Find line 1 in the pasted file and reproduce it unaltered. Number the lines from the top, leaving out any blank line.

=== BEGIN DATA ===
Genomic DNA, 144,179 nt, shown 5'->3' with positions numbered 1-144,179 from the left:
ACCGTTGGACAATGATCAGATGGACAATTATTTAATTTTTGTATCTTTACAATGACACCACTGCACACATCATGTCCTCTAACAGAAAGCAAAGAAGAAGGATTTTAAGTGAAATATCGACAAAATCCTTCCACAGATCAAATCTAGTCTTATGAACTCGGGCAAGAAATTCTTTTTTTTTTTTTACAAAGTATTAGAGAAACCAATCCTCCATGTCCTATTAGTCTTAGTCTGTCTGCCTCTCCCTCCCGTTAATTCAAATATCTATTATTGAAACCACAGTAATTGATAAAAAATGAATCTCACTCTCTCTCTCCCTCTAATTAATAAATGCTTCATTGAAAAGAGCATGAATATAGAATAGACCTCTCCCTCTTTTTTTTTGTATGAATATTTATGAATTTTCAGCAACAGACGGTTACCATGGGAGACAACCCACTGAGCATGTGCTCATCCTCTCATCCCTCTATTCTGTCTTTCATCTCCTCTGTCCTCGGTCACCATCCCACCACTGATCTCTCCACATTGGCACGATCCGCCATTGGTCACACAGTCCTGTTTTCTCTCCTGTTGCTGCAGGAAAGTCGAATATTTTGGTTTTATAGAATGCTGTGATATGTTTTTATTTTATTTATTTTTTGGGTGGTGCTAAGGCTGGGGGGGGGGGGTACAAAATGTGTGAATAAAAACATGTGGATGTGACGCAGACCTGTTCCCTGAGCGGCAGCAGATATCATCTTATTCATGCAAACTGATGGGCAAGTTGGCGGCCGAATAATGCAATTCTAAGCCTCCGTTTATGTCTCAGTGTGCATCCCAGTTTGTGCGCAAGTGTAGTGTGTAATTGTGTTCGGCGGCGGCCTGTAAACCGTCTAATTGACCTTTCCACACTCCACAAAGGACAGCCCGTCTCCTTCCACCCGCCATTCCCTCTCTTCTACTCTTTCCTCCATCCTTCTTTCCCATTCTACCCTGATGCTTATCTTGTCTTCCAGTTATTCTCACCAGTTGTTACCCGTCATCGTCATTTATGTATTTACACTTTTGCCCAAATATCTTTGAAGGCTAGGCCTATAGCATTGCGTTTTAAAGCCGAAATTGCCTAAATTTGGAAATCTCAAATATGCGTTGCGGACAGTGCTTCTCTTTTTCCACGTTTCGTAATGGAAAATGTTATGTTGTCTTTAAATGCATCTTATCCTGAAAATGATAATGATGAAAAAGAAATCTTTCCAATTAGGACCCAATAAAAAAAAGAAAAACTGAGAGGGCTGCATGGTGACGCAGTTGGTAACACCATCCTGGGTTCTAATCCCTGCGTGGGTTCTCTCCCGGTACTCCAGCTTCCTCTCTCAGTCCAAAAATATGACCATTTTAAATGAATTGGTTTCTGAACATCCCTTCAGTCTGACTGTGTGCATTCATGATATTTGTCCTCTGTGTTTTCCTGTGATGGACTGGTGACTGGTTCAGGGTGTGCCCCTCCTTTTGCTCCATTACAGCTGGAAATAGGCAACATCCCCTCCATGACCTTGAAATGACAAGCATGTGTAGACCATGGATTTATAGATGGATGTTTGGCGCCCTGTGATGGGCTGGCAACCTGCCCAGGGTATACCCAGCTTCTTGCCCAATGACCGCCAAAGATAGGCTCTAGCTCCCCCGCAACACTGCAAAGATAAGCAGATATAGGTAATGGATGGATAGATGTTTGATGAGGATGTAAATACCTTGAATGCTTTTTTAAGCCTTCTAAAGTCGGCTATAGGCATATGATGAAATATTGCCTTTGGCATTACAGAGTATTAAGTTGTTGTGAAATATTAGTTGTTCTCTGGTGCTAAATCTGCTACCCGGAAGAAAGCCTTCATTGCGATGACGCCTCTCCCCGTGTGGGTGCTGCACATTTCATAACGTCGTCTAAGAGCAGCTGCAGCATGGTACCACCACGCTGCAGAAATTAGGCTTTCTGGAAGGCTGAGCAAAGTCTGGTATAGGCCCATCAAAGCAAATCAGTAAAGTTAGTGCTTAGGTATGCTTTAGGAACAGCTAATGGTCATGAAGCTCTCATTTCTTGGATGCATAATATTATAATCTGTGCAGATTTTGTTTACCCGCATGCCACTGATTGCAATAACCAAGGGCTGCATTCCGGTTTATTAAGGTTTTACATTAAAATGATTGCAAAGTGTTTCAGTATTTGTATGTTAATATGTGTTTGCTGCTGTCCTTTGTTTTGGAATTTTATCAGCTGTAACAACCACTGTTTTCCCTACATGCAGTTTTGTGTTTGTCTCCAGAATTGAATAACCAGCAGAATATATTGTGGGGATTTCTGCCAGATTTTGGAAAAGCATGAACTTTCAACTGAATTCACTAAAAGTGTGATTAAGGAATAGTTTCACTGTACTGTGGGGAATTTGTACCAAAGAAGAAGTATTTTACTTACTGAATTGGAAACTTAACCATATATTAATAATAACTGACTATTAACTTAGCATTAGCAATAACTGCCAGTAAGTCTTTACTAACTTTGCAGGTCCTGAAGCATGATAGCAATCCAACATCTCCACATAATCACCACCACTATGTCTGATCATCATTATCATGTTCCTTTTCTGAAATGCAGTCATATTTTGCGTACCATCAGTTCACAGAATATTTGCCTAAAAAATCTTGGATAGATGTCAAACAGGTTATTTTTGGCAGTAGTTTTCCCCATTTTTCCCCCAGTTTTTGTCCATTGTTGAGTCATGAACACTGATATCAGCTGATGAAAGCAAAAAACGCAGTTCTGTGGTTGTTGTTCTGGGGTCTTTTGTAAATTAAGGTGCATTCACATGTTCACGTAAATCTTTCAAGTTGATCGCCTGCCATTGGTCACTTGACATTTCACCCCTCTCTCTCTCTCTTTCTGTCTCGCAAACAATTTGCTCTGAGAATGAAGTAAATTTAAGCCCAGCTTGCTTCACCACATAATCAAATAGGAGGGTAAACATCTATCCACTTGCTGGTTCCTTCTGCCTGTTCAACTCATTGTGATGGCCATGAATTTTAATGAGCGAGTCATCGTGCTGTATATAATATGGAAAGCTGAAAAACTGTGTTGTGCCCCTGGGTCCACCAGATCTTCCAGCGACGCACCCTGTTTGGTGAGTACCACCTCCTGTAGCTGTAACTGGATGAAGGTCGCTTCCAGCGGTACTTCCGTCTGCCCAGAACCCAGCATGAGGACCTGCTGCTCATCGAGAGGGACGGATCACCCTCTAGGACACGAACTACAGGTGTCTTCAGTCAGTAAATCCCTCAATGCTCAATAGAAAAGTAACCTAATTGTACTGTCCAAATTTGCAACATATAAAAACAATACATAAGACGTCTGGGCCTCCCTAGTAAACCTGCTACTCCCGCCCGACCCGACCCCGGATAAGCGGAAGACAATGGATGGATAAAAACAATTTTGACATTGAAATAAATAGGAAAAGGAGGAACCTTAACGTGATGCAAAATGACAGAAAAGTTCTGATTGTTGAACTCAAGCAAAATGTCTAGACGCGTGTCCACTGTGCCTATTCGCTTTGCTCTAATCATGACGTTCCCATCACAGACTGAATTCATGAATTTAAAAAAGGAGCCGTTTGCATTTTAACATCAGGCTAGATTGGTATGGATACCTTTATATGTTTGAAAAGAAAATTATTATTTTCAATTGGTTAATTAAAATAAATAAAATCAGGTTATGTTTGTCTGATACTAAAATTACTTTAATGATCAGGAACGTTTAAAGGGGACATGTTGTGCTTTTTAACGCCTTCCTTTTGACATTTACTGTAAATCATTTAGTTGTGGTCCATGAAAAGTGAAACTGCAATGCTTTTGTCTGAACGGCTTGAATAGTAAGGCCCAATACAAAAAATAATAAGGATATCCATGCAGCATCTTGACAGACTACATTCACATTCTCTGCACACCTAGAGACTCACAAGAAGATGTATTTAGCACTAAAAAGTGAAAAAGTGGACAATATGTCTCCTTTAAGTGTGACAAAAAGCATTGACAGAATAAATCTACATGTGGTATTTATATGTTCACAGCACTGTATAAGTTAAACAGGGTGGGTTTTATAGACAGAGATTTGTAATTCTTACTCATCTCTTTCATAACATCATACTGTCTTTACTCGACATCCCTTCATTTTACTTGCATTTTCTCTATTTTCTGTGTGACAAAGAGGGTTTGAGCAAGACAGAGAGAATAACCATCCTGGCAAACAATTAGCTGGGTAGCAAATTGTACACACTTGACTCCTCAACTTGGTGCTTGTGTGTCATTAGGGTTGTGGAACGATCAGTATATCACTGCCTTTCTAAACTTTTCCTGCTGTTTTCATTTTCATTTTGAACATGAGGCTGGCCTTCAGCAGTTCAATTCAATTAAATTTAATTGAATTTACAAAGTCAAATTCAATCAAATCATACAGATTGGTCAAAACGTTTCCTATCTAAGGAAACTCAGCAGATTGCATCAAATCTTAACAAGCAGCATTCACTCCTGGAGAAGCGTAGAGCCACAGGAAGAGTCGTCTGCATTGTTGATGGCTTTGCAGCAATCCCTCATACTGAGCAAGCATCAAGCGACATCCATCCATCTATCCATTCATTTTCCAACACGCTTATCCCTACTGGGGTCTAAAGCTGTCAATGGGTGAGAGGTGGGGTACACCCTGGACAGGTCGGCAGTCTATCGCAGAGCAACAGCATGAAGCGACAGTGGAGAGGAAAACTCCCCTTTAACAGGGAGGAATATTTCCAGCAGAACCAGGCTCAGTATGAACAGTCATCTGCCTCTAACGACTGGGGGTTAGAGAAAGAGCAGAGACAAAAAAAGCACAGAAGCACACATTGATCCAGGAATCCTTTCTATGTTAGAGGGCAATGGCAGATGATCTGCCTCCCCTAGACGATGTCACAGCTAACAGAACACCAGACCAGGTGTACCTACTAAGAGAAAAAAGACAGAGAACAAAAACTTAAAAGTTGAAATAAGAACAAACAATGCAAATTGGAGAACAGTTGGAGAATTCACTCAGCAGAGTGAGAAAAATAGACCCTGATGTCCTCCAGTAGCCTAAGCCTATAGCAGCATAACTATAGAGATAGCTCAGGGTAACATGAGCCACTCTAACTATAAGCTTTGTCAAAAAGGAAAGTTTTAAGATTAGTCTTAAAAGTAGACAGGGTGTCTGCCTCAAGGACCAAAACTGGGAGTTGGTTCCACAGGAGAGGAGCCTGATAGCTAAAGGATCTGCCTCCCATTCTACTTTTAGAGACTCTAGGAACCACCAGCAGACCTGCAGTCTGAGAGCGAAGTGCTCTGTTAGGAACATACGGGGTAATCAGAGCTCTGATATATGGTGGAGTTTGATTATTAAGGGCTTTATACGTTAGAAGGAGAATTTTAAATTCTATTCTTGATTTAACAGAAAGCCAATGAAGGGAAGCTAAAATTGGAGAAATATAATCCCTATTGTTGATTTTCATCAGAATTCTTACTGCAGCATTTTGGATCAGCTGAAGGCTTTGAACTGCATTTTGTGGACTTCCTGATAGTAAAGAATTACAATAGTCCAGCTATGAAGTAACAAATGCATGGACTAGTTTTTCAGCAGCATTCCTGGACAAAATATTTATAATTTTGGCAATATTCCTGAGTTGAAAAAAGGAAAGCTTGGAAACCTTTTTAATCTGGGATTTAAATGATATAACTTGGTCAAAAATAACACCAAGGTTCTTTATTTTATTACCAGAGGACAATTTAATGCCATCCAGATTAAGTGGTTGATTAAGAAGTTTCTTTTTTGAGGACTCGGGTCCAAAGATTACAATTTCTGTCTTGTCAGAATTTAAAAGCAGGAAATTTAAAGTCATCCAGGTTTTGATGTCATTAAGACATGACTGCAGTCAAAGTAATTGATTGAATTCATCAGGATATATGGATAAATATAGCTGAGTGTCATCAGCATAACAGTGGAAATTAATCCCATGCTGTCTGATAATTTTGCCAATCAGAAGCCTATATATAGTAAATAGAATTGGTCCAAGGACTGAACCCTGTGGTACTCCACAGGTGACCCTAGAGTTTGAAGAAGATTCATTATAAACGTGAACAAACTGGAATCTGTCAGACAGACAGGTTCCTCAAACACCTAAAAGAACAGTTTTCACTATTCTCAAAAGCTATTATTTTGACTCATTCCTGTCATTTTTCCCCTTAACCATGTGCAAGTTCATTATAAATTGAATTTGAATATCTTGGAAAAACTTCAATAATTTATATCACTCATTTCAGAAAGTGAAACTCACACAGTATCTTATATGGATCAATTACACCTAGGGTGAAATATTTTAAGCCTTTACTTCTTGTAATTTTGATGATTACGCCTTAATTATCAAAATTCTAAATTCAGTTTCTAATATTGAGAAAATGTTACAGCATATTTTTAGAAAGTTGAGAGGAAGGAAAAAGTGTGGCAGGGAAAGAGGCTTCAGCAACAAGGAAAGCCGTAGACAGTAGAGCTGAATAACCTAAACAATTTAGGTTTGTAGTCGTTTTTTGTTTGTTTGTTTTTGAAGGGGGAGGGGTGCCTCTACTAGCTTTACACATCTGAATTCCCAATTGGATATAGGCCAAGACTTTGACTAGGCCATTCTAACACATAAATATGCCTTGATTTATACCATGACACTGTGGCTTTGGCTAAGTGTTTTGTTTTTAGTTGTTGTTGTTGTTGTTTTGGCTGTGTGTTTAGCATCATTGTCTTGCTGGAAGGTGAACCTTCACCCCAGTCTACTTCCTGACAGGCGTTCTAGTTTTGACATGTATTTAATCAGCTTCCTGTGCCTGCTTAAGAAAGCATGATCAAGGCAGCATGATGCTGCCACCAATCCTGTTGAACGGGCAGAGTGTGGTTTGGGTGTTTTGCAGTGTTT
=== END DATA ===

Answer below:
Genomic DNA, 144,179 nt, shown 5'->3' with positions numbered 1-144,179 from the left: